Minnesota Democrat Rep. Angie Craig has revived an effort to create broadband nutrition labels.
That comes as House and Senate Democrats plan to introduce legislation restoring the FCC's Open Internet Order net neutrality rules eliminated by the Republican FCC under chairman Ajit Pai.
Craig, who is both a member of the House Energy & Commerce Committee and the Rural Broadband Task Force, has introduced the Broadband Consumer Transparency Act, which would mandate standardized ISP disclosures for information on price, ancillary fees and speeds.
The so-called "broadband nutrition label" is modeled on the FDA's food labeling.
The bill would require ISPS to display that information "in a uniform and clear manner at the point of sale" to allow for comparison shopping where there is competition for internet access.
Craig said one of the reasons behind the bill is to address bill shock.
"Roughly 7 in 10 U.S. adults surveyed by Consumer Reports who have used a cable, internet, or phone service provider in the past two years said they experienced unexpected or hidden fees."
The FCC and the Consumer Financial Protection Bureau teamed up on labels back in 2016 after the FCC adopted the open internet rules and accompanying transparency requirements, but the Pai FCC tabled the effort.
Craig also points out that a labeling bill passed the House in 202--but died in the Republican-controlled Senate, a Senate now in Democratic hands.
“As we work to ensure that every family in Minnesota has access to affordable, high-speed internet, we also must ensure that consumers have the information necessary to select the best services for their needs,” said Craig in unveiling the bill, which would require ISPs provide the following info to all consumers in that easy-to-read label:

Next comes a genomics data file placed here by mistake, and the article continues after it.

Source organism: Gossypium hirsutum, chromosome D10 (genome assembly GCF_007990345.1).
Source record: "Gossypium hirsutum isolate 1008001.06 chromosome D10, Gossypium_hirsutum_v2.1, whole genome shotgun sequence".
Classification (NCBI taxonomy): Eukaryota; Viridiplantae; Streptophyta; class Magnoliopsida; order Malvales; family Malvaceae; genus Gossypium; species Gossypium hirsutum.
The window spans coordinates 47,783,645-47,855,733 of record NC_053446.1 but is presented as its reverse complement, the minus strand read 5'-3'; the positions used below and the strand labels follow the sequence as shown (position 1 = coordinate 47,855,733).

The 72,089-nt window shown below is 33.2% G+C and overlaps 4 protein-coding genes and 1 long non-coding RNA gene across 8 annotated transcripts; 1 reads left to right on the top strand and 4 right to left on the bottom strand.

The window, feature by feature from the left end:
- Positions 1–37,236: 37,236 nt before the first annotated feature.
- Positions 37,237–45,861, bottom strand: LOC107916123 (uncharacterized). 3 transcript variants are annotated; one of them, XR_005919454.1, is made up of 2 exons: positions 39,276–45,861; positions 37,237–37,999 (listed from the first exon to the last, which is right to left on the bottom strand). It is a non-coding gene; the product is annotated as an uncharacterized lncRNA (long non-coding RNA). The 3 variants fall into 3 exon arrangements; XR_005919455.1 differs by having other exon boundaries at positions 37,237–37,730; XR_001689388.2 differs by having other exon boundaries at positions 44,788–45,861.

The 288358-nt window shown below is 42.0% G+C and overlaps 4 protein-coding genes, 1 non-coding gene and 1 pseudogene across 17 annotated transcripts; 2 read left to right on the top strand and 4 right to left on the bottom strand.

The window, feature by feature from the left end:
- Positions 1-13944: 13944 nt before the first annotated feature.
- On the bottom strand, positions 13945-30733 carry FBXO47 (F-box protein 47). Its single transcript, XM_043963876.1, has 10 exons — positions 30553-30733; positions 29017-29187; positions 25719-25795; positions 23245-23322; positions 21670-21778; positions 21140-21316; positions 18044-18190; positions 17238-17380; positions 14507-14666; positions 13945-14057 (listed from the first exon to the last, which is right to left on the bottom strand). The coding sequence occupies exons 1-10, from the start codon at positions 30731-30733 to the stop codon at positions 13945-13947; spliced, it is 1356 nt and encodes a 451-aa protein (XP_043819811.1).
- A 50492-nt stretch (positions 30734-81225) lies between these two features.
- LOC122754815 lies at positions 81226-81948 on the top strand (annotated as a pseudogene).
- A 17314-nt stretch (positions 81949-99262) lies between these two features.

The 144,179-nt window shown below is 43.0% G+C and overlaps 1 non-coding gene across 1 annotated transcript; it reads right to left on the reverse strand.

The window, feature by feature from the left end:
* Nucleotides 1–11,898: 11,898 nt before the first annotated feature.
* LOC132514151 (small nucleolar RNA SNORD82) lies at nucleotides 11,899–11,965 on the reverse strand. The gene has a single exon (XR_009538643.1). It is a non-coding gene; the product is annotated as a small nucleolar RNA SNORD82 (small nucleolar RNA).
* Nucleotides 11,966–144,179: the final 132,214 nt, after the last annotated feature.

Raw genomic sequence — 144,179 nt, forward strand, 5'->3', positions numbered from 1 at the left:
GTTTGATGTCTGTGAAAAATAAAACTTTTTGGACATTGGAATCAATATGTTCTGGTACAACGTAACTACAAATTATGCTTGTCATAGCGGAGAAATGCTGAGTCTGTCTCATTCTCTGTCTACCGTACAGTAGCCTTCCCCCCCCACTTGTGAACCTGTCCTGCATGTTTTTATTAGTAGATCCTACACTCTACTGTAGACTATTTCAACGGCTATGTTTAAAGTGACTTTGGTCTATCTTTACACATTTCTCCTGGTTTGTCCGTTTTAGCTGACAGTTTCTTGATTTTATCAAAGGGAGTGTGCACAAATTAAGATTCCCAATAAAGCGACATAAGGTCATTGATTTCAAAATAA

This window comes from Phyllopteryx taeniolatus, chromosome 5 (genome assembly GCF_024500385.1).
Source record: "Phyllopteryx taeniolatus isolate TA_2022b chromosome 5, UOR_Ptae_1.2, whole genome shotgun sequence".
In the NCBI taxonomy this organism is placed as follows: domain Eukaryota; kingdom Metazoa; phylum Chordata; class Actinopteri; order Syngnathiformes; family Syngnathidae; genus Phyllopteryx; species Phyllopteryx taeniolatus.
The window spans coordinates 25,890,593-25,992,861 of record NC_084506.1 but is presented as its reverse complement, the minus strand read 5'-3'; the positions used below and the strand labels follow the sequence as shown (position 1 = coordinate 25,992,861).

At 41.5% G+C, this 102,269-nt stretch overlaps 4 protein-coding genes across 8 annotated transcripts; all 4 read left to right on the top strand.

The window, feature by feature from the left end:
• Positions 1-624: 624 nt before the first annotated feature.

"Price: Price points, including various charges like overage, equipment, early termination and administrative fees.
"Data Allowances: This is the carrier-defined plan limit after which consumers will face some consequence, such as additional charges or slowed data speeds.
"Performance: Broadband speed and other performance metrics."
New America's Open Technology Institute, which has been pushing for such a label for over a decade and worked with the FCC on its 2016 version (see graphic), was understandably pleased with the development.
"Internet service providers are notorious for keeping customers in the dark. Hidden fees, surprise bills, and dense contracts are familiar problems to anyone that has dealt with these companies," said Joshua Stager, deputy director of OTI. “Congresswoman Craig's bill cuts through this confusion by creating a ‘broadband nutrition label’ that clearly discloses the cost and terms of internet plans. This truth-in-billing legislation is urgently needed as millions of people rely on the internet to work, learn, and live during the pandemic. Congress should pass this legislation as soon as possible. People need to know what they are paying for.”
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